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Avian Intestinal Spirochetosis

Avian Spirochetosis, Avian Borroliosis, Spirochetosis, Chicken Tick Paralysis, Fowl Spirochetosis, Fowl Tick Fever, Fowl Tick Paralysis, Chicken Tick Fever

Avian intestinal spirochetosis (AIS) is an enteric disease that affects all bird species, pigs, and humans. AIS is a potentially zoonotic disease that is caused by infection with spirochetal bacteria of the genus Brachyspira. The bacteria colonize in the chicken's intestines (specifically the cecum and rectum). There are seven types of Brachyspira that infect birds, however the four main pathogenic (disease-causing) species in chickens include B. intermedia, B. pilosicoli, B. alvinipulli and B. hyodysenteriae. AIS is known to cause mild to moderate, subacute to chronic disease in chickens. The severity of the infection depends on the particular strain of Brachyspira, extent of colonization, the chicken's age and overall health and immune status.

Cases of AIS have been documented in poultry worldwide, with incidents reported in North America, Europe and Australia. In the United Kingdom, infection with Brachyspira in commercial laying flocks was reported to cause an estimated annual cost of circa 18 million pounds to the commercial laying industry in 2014.

Clinical signs
  • Delayed onset of egg production in pullets.
  • Reduced egg production in egg laying hens.
  • Smaller and lighter eggs (decreased egg weight) often with reduced egg shell quality.
  • Frequent changes in fecal consistency.
  • Eggshells are frequently stained with feces.
  • Increased fecal output and amount of water present in feces.
  • Yellowish-brown, mucoid and/or foamy diarrhea with increased lipid content.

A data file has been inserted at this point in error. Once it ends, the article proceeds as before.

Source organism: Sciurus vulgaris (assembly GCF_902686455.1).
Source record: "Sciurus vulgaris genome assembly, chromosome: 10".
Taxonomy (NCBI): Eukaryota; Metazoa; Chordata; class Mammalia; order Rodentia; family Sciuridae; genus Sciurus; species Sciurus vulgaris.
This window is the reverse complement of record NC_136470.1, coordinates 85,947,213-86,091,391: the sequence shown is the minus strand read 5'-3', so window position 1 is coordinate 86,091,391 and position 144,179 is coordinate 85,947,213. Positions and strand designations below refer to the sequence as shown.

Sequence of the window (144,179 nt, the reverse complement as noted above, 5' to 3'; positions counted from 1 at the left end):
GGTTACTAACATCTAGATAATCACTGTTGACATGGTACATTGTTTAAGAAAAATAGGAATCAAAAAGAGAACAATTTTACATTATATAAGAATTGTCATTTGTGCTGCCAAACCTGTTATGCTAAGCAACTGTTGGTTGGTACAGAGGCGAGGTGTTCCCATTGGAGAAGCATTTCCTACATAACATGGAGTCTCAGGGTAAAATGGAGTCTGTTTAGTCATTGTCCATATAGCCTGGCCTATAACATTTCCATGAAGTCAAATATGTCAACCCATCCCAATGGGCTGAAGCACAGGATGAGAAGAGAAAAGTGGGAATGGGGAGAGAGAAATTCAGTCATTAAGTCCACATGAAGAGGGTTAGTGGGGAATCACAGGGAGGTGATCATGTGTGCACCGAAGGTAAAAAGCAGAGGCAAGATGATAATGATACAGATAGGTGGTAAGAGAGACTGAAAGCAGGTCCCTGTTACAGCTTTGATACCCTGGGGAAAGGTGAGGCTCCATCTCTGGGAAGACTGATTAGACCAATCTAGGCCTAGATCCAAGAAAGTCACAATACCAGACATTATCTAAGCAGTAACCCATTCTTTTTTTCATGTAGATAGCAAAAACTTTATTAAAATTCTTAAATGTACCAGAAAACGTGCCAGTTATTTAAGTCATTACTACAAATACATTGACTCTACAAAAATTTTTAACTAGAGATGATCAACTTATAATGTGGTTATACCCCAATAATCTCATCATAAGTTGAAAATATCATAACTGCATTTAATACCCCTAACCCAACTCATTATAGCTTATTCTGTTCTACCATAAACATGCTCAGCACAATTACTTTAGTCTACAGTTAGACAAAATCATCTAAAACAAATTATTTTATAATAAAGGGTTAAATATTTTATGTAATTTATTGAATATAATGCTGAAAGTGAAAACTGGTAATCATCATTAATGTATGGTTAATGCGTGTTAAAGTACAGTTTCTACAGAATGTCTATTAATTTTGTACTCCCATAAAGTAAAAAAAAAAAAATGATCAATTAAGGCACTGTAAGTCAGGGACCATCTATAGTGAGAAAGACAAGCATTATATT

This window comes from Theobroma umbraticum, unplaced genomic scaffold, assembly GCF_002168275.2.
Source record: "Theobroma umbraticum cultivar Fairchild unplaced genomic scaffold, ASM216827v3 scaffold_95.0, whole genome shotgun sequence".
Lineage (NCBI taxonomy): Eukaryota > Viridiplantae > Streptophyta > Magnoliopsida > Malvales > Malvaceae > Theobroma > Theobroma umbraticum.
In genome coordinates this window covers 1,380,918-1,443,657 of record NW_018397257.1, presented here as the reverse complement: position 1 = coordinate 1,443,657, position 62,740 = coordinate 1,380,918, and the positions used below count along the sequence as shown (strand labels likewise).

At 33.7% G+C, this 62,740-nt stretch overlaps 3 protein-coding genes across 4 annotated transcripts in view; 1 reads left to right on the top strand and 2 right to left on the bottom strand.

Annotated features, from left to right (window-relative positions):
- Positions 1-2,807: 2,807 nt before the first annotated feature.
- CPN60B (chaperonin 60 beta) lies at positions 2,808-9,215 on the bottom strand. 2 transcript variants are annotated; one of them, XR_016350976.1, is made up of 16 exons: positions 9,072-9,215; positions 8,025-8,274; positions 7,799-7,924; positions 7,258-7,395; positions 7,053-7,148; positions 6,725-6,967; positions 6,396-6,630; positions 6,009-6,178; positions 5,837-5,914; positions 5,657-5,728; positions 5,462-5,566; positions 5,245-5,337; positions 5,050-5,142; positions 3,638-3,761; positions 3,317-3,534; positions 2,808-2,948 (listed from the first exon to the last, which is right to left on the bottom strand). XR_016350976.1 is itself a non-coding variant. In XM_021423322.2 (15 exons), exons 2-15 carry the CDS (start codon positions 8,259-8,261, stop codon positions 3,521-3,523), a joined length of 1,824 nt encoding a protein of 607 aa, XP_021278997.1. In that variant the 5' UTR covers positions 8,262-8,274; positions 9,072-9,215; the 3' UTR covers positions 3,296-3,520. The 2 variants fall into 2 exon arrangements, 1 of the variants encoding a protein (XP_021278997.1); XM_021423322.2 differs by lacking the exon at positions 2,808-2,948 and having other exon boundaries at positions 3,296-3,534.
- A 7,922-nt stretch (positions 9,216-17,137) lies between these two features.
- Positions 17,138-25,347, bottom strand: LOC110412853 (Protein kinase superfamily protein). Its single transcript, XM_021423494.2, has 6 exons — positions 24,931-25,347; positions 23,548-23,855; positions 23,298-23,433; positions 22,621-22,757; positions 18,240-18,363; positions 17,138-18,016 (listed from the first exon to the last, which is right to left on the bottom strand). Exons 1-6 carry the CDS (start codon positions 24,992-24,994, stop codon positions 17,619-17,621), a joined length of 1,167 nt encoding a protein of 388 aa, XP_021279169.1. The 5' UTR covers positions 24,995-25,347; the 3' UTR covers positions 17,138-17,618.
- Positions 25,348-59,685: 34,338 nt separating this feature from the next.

Transmission
Brachyspira can be initially introduced into chicken flocks through wild birds, rodents, insects (such as flies), domestic and feral dogs or cats, other livestock (pigs or horses), other poultry species (ducks, geese, turkeys, pheasants, etc.), and even humans. Ducks in particular, are known to be subclinical carriers of Brachyspira spp., meaning that they are often easily infected but never develop clinical signs of disease, however they will shed the bacteria in their feces. Brachyspira are most commonly spread between flock members through environmental contamination with feces from infected birds. When chickens are exposed to the same environments as infected hosts, they are at risk of becoming infected.

Clinical Signs

Delayed onset of lay
Reduced egg production
Chickens never laying eggs
Reduced egg weight
Wet feces
Yellowish-brown diarrhea
Mucoid and/or foamy diarrhea
Fecal staining of eggshells

Diagnosis

  • History
  • Clinical signs
  • Fecal exam
  • PCR assay
  • Bacterial culture
  • Necropsy

Treatment

NameSummary
Supportive careIsolate the bird from the flock and place in a safe, comfortable, warm location (your own chicken "intensive care unit") with easy access to water and food. Limit stress. Call your veterinarian.
TiamulinAdministered in drinking water according to manufacturer recommendations. Has been found to be effective at reducing severity of clinical signs related to colonization by certain species of Brachyspira in egg laying hensMJ Woodward et al., 2015
Antimicrobials
Probiotics
Vaccination

Prevention

  • Practice good sanitation
  • Clean and disinfect waterers daily, as certain strains of Brachyspira can survive for extended periods of time in water, particuarly at colder temperatures.
  • Do not house chickens and ducks together.
  • Provide chickens with water sources that are inaccessible by ducks, to minimize contamination and spread through water.

Scientific References

Risk Factors

  • Poor sanitary practices
  • Free range chicken flocks
  • Keeping ducks and chickens housed together
  • Letting chickens drink from swimming pools used by ducks.

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